Schoeberl, M., Abbaspour, S., Akesson, B., Audsley, N., Capasso, R., Garside, J., Goossens, K., Goossens, S., Hansen, S., Heckmann, R., Hepp, S., Huber, B., Jordan, A., Kasapaki, E., Knoop, J., Li, Y., Prokesch, D., Puffitsch, W., Puschner, P., … Tocchi, A. (2015). T-CREST: Time-Predictable Multi-Core Architecture for Embedded Systems. Journal of Systems Architecture, 61(9), 449–471. https://doi.org/10.1016/j.sysarc.2015.04.002
E194-05 - Forschungsbereich Compilers and Languages E191-01 - Forschungsbereich Cyber-Physical Systems
Journal of Systems Architecture
Number of Pages:
Software; Hardware and Architecture; Real-time systems; Time-predictable computer architecture
Real-time systems need time-predictable platforms to allow static analysis of the worst-case execution time (WCET). Standard multi-core processors are optimized for the average case and are hardly analyzable. Within the T-CREST project we propose novel solutions for time-predictable multi-core architectures that are optimized for the WCET instead of the average-case execution time. The resulting time-predictable resources (processors, interconnect, memory arbiter, and memory controller) and tools (compiler, WCET analysis) are designed to ease WCET analysis and to optimize WCET performance. Compared to other processors the WCET performance is outstanding.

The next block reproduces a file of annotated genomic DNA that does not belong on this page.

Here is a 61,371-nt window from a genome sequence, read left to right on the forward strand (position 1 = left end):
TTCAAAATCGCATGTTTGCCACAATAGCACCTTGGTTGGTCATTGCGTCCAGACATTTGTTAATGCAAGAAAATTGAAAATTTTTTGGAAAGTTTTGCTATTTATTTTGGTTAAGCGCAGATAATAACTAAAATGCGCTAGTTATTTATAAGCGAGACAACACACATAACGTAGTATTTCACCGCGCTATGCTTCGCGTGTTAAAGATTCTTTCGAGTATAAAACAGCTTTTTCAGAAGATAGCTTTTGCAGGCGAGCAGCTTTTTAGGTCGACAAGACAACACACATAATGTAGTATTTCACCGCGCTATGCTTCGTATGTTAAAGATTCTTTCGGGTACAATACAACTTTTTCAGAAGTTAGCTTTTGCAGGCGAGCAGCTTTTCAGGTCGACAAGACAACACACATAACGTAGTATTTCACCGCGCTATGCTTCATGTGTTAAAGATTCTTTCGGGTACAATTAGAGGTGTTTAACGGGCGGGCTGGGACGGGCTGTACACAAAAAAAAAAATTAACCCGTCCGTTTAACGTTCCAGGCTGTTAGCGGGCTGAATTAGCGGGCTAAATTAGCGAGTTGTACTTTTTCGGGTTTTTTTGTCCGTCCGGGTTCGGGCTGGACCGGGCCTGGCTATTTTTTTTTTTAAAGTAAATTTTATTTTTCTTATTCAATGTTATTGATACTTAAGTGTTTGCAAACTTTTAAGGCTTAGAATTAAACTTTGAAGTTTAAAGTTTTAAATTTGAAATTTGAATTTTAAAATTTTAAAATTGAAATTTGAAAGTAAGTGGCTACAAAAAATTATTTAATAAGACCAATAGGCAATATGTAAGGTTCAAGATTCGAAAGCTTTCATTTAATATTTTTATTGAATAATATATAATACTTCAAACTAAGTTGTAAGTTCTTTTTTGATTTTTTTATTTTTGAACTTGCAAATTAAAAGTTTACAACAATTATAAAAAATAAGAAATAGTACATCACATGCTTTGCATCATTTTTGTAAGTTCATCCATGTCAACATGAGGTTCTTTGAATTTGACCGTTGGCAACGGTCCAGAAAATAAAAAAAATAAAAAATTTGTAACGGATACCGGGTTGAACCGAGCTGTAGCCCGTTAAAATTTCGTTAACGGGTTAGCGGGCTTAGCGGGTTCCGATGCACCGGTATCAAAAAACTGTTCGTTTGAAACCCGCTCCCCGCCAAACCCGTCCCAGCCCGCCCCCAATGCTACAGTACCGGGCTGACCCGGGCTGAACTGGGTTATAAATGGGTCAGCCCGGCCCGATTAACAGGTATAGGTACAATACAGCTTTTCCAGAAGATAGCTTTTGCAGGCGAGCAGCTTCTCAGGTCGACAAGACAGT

The T-CREST platform is evaluated with two industrial use cases. An application from the avionic domain demonstrates that tasks executing on different cores do not interfere with respect to their WCET. A signal processing application from the railway domain shows that the WCET can be reduced for computation-intensive tasks when distributing the tasks on several cores and using the network-on-chip for communication. With three cores the WCET is improved by a factor of 1.8 and with 15 cores by a factor of 5.7.
The T-CREST project is the result of a collaborative research and development project executed by eight partners from academia and industry. The European Commission funded T-CREST.
Computer Engineering and Software-Intensive Systems: 100%